Cincinnati lesbian dating
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Cincinnati – once known as “the Queen of the West” or “Porkopolis” (we have a thing about pigs), this old German city on the beautiful (read: dirty) Ohio River is slowly emerging as a pretty hip place to live.We’re pretty down-to-earth here – heck, the city itself is named after Cincinnatus, a Greek guy who could have been a dictator but preferred to be a farmer – but don’t let the Midwestern sensibilities fool you into thinking Cincy is boring.
Below we’ve listed just a few neighborhoods you’ll want to be familiar with, though there are tons more to explore.Hyde Park is also a popular area for young professionals who move to Cincinnati for work.Oakley, Pleasant Ridge, Madisonville, Kennedy Heights Here are more middle-class neighborhoods on the East Side, each with their own personality and historic flavor; these are generally noteworthy as good residential areas.Clifton An area that actually includes several neighborhoods (Clifton, Clifton Heights, University Heights, Corryville, Avondale), Clifton is home to the University of Cincinnati, the historic Ludlow Gaslight District, Burnet Woods Park, and large swathes of residential areas —some wealthier than others.Clifton is urban through and through, with a different feel and a different in each different neighborhood. Lookout Full of gorgeous historic homes, green areas, and with patches of eclectic shopping and dining opportunities, both of these neighborhoods are definitely home to wealth.As for that queer community in Cincinnati – it’s there, and growing, but somewhat decentralized.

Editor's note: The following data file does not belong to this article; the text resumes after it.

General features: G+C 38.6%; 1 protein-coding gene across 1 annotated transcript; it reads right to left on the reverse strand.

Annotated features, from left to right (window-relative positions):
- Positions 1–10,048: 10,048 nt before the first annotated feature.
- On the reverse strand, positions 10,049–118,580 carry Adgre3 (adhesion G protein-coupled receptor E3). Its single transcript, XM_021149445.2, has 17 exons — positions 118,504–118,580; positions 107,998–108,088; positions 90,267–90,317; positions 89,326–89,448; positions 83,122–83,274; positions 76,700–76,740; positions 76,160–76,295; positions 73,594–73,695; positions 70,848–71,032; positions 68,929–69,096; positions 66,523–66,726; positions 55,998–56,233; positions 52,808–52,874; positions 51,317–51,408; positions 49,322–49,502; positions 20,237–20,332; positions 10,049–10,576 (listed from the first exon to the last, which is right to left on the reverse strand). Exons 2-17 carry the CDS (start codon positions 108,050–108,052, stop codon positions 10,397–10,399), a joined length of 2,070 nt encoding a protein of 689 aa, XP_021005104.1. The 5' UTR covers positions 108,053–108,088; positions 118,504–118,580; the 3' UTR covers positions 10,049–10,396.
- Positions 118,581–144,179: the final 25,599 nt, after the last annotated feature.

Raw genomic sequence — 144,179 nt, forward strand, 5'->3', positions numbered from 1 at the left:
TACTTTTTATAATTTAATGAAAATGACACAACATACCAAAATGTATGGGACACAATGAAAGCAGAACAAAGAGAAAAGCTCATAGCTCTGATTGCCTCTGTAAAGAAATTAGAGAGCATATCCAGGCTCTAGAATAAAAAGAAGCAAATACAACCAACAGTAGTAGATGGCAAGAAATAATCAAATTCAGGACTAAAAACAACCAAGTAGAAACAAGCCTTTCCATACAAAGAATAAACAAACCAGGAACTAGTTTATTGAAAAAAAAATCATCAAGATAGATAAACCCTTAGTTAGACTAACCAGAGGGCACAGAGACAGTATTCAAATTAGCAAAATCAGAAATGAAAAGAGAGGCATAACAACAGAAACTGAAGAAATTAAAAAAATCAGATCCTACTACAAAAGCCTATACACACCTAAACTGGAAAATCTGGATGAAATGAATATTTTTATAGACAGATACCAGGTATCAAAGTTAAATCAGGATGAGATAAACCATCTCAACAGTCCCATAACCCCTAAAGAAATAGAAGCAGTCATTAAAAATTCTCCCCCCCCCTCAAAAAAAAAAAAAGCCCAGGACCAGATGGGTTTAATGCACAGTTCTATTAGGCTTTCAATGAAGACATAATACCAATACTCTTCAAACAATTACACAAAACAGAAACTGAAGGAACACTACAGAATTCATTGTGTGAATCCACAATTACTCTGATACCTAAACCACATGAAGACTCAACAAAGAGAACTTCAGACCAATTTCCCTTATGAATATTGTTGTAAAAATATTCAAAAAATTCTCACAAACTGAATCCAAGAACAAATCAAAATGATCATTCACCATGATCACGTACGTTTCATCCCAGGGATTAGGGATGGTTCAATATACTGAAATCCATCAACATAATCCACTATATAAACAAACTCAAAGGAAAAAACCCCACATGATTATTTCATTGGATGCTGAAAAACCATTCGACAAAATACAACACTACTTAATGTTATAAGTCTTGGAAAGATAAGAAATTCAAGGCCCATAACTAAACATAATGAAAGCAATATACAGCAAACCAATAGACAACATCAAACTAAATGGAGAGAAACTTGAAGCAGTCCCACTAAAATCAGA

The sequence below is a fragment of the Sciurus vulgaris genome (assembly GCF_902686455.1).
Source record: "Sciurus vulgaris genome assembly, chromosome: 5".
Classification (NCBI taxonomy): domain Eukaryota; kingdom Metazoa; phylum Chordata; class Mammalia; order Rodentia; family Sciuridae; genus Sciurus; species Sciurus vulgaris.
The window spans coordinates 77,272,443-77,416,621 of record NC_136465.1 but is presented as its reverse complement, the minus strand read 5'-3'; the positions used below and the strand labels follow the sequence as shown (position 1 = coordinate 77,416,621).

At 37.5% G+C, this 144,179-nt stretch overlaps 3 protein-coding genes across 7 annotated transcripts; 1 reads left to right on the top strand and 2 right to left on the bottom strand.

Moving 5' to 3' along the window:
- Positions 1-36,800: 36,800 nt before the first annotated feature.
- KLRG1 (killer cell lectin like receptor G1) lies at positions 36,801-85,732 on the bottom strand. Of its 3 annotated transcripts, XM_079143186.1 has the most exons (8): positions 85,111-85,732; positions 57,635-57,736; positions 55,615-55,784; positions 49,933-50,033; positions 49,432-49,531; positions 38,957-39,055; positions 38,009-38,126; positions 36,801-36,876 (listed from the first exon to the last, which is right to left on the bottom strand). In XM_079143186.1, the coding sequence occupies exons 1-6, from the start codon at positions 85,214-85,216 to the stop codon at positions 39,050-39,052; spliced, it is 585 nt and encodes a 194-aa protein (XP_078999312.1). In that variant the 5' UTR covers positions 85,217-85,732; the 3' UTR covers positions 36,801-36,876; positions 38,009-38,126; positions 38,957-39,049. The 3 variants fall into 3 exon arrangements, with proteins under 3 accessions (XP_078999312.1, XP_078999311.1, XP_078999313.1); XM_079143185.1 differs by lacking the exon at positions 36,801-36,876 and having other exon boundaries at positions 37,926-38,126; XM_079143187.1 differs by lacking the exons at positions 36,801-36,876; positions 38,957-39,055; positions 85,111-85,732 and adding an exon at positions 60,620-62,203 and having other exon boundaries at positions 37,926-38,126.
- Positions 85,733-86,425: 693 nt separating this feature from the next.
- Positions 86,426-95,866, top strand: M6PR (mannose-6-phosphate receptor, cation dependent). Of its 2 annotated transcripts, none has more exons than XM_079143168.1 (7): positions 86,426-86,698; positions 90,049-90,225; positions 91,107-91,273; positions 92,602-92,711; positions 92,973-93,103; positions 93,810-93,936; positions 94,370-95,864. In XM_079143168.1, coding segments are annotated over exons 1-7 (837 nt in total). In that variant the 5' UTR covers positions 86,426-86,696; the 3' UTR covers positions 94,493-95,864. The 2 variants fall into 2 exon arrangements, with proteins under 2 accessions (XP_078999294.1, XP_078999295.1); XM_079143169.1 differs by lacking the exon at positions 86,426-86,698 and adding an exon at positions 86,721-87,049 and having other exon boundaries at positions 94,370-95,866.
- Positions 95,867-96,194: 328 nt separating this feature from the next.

Like many Midwestern cities, there’s a definite lack of queer visibility and specifically queer establishments, so it can be tough when you initially move here, or if you’re growing up queer here (especially if you live in the ‘burbs).
This guide focuses on the East Side because it includes downtown, the main arts scenes, many queer-friendly businesses, both major universities, and also because both authors are more familiar with the East Side.
West Siders — hit up the comments below to help us fill in the gaps!
It’s also good to be aware of the sociological divide between “The West Side” (stereotypically blue-collar, sports-loving, German-Irish and Catholic) and “The East Side” (stereotypically white-collar, wealthy, with a sushi place on every corner), which is divided by Interstate 75.
People who have lived their entire life on one side are mostly unaware of anything happening on the other side, or even how to get there.
It’s an incredibly livable city: decent cost of living, many beautiful neighborhoods, just the right size for knowing your way around but still finding more to explore.